In late November, a strange envelope turned up at the Canadian embassy in Lebanon. Its suspicious contents — wood shavings, according to local reports — sparked alarm: did it contain dangerous pathogens? Could this be a bioterrorist attack? The building was closed until the package could be investigated.
In snowy Winnipeg, 9,600 kilometres away, Dr. Cindi Corbett received the call: she was going to Beirut. In the hours before sunrise on Nov. 30, Corbett and her team drove to a nondescript warehouse and grabbed four black bags — inside were the components of a mobile laboratory, capable of handling some of the world’s deadliest pathogens.
The team was soon en route to Lebanon. Within hours of arriving at the embassy, they had set up their lab, investigated the package and deemed it to be harmless.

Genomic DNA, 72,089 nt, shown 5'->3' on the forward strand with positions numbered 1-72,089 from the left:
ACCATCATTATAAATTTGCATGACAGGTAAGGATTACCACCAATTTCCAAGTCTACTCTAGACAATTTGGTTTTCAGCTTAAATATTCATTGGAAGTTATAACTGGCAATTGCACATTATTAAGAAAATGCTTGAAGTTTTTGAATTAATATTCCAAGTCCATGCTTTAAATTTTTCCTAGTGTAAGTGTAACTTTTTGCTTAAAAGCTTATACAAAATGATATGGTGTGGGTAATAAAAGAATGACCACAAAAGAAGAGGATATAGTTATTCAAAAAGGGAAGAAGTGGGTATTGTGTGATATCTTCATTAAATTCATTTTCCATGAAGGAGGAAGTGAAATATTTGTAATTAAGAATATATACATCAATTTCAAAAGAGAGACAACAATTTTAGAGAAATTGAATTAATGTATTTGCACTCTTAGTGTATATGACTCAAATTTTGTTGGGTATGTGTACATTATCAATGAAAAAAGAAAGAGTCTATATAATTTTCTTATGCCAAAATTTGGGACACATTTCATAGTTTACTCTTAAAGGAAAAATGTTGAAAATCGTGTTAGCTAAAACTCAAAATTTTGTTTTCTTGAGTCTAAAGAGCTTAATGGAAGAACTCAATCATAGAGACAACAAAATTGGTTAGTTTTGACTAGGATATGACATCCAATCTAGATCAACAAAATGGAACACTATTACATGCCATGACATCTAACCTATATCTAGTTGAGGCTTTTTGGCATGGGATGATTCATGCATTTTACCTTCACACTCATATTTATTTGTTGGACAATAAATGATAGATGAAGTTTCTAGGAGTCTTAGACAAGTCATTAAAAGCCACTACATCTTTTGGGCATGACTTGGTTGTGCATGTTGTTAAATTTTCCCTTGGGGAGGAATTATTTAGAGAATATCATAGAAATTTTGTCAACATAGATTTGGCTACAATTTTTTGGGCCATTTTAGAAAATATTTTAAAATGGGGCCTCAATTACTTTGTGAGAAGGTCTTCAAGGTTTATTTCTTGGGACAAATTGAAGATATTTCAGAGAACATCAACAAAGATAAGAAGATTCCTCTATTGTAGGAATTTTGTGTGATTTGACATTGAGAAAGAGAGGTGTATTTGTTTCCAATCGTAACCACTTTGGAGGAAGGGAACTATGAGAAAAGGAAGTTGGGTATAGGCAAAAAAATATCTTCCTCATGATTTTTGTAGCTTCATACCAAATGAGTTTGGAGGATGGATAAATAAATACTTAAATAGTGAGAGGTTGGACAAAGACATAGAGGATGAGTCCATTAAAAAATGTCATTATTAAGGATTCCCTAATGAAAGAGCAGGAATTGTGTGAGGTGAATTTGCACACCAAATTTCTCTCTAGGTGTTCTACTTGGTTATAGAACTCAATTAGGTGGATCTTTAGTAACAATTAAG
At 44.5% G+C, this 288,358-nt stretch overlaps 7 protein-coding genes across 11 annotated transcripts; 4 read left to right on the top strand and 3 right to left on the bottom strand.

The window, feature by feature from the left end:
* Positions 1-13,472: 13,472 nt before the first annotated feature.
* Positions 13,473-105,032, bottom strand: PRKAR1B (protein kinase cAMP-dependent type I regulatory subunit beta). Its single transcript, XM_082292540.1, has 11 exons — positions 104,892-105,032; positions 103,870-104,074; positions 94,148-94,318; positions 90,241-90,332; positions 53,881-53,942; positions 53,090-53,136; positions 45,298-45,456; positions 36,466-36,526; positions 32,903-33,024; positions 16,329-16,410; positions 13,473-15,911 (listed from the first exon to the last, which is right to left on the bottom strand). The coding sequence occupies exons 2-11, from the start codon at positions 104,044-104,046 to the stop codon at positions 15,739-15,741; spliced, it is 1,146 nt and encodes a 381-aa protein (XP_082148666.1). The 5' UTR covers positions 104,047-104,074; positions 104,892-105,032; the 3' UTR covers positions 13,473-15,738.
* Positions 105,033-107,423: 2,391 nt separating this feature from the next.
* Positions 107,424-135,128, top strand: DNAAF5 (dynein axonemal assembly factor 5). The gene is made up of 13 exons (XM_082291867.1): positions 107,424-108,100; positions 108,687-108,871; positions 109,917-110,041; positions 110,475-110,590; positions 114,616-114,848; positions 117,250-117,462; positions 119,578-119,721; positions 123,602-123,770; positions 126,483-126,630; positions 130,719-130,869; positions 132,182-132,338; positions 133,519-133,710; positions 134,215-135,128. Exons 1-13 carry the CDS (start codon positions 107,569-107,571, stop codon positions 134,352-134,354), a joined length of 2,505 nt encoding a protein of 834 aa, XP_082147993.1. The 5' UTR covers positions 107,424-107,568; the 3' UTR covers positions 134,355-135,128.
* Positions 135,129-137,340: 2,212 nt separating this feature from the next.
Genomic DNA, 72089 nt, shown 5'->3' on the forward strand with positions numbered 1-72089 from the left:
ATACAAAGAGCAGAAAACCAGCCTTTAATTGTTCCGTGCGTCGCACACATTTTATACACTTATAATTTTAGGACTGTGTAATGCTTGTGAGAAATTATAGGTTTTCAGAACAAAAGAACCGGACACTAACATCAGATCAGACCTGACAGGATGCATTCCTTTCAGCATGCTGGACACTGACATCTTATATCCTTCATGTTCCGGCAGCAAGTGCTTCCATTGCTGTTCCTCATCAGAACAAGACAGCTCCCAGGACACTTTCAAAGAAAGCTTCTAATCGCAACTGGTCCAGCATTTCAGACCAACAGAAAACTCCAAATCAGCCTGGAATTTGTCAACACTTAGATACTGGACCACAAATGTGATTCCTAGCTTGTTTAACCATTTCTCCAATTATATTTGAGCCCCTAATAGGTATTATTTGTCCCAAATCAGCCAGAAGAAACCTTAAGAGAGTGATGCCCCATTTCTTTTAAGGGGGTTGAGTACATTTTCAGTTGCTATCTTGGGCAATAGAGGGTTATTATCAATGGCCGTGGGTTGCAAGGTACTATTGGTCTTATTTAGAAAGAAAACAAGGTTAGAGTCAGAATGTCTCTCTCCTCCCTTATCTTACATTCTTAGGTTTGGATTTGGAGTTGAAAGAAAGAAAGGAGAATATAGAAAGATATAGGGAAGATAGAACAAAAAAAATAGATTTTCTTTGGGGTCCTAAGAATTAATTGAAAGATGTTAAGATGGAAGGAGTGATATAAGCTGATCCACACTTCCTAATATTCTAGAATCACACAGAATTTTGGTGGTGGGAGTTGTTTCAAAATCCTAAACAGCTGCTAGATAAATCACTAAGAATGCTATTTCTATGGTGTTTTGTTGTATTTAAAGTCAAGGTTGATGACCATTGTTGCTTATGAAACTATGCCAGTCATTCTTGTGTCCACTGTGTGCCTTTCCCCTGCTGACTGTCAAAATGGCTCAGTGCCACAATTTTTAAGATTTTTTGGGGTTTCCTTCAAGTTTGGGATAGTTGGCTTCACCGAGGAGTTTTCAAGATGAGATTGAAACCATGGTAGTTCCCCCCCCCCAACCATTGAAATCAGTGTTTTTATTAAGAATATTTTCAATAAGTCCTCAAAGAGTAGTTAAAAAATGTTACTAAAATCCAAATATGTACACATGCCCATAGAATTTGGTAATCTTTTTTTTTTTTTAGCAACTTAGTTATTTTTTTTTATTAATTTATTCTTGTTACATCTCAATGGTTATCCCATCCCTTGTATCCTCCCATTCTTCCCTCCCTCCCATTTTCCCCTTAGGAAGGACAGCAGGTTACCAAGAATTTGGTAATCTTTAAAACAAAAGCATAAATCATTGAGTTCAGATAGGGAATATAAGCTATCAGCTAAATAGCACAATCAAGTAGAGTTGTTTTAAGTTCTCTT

The episode drew little attention, both at home and in Lebanon, and nowhere on Google will you find any mention of Corbett in Beirut. For the mother of two, it was just another day on the job as one of Canada’s top bioterrorism scientists. For the National Microbiology Laboratory where Corbett works, the Beirut incident was just another example of how Public Health Agency of Canada scientists work behind the scenes to protect people from microscopic dangers.
Public-health practitioners sometimes mutter that people only notice them when things go wrong. Canadians may remember reading about the National Microbiology Laboratory during SARS, the 2009 H1N1 flu pandemic or the recent XL Foods E. coli outbreak.
But even in the long, quiet stretches between crises, the lab is working every day to keep pathogens at bay. The Next Big One is always simmering; whether it boils over depends on a mixture of chance and preparedness.
Ten years after SARS, considered by some to be the first pandemic of the 21st century, the Toronto Star travelled to Winnipeg to meet the people whose job it is to keep pathogens from gaining the upper hand.